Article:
Definitely time to go. But just as she turned away, her eyes locked on her panties lying beneath his bed. Aha! Moving back into the room, she grabbed them, folding them as she had her bra, and added them to her pocket.
Kevin was watching her, just standing there in silence. She forced a smile. “I’ll just be going now.” More silence.
“Yeah. So…thanks for—”
“For being bad in bed?” he asked silkily.
“It’s nothing personal, you know. Lots of men have no idea how to please a woman.”
“If I was so bad, why did you come three times?”
“I faked them.”
Cost of the bottle of wine they’d shared last night: $35. Cost of the cookies she’d bought the night before: $20. Cost of the expression on his face: priceless.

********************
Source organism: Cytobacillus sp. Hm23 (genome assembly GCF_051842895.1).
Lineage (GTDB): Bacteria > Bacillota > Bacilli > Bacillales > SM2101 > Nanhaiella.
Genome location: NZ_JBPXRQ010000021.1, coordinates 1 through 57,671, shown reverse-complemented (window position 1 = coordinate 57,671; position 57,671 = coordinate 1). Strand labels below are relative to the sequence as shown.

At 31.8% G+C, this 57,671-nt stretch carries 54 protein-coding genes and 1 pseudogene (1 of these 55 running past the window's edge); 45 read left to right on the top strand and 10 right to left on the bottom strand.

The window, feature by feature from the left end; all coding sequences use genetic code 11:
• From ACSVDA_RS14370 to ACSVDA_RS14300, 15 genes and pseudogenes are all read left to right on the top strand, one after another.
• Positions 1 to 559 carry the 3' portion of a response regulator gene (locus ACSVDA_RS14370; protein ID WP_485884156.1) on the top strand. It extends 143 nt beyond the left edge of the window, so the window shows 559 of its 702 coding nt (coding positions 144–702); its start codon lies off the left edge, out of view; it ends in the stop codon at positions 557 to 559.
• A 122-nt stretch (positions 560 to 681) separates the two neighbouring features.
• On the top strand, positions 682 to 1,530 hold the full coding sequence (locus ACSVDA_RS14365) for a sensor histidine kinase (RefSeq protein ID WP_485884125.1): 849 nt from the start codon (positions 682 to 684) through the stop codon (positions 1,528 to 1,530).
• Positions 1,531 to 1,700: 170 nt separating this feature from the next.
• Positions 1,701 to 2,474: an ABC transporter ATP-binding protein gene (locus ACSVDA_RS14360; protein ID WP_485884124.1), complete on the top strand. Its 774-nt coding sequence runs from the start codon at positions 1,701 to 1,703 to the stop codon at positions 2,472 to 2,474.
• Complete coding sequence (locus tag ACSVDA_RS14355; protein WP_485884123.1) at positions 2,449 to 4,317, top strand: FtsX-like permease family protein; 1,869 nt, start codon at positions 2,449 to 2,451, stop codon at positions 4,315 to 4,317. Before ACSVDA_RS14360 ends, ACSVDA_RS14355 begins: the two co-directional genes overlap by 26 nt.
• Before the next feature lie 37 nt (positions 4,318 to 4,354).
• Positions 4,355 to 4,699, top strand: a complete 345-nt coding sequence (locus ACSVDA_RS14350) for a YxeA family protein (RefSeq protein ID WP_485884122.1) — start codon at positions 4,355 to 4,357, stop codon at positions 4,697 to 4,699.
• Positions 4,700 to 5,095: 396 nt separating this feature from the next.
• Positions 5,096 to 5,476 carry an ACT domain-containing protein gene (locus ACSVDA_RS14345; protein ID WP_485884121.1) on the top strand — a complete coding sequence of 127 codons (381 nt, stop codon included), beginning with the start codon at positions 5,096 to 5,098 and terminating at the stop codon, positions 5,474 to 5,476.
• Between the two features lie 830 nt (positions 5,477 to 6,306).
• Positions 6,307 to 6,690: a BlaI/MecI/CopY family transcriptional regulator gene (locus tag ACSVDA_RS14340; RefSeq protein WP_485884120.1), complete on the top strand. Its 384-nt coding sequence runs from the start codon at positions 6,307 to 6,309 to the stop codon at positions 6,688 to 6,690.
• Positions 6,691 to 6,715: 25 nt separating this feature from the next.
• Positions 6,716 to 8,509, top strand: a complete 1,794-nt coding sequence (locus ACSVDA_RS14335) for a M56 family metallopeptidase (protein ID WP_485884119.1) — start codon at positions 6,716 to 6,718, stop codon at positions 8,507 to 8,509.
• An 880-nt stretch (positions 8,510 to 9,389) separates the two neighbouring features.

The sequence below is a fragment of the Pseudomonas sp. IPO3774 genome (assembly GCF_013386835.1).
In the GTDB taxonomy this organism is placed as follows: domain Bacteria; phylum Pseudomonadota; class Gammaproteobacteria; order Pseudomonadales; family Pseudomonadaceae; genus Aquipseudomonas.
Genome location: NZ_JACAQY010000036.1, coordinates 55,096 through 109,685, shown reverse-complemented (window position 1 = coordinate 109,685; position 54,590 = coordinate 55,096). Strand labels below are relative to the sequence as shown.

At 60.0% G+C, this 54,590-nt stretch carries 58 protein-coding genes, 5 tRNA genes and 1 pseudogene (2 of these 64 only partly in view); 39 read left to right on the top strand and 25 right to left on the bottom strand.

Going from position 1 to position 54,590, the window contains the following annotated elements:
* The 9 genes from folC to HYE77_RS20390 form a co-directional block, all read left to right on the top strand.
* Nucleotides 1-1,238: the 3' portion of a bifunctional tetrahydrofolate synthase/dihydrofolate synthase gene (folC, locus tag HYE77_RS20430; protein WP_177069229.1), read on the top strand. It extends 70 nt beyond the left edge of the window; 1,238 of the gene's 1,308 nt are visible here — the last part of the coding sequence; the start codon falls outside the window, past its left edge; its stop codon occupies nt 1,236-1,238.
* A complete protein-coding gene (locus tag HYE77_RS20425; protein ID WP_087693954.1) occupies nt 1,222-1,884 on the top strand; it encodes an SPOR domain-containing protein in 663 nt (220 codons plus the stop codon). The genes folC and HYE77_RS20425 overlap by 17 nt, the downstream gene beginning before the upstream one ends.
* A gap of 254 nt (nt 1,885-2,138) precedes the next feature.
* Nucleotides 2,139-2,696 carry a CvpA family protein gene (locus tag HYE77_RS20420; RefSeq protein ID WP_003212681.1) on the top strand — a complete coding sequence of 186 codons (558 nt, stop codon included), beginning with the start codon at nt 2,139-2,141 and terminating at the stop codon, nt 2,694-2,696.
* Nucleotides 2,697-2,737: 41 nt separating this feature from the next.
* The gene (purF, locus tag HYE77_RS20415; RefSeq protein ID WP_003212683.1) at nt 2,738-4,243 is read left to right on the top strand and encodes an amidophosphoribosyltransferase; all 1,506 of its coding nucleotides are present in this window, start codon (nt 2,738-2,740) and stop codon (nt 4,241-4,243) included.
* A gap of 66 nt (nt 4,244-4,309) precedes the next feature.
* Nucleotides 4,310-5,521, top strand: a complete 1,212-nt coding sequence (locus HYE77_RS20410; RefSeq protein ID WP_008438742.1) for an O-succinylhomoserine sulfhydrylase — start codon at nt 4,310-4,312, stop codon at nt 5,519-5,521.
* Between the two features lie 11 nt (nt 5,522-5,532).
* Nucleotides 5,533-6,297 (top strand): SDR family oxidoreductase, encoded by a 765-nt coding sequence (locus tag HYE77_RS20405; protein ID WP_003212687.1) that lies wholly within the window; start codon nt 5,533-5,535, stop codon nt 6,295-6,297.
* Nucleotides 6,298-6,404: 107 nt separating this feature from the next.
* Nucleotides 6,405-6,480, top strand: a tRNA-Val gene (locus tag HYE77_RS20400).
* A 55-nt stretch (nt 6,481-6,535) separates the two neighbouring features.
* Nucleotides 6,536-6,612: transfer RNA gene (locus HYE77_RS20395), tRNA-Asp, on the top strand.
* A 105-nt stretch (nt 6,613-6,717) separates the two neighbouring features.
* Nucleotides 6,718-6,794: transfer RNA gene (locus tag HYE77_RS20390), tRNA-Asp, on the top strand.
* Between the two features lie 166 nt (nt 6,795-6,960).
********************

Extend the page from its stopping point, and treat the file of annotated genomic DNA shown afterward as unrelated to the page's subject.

But he recovered quickly. “That’s interesting, that faking-it business.” He stalked back into the room and came close, that big, warm, strong body of his making hers yearn and burn. “Were you faking it when you begged me to—”
“Oh, no. No, no, no. I didn’t beg.”
“Really,” she said to his smug and—damn it—now smiling face.
“Then what was”—and here he used a falsetto voice, mocking what she assumed was to be her as she’d come—“Oh, please, oh, pretty please, don’t stop…There. God, yes, there—”
She snatched the pillow from his bed. It left her fingers and flung its way toward his smirking mug before she even became aware that she’d thrown it.
Catching it in midair, he smiled innocently. “What’s the matter? Truth hurts?”
“You are impossible.”
“Same goes, sweetheart.”
Blind with annoyance, she whirled for the open door and plowed directly into a guy standing there.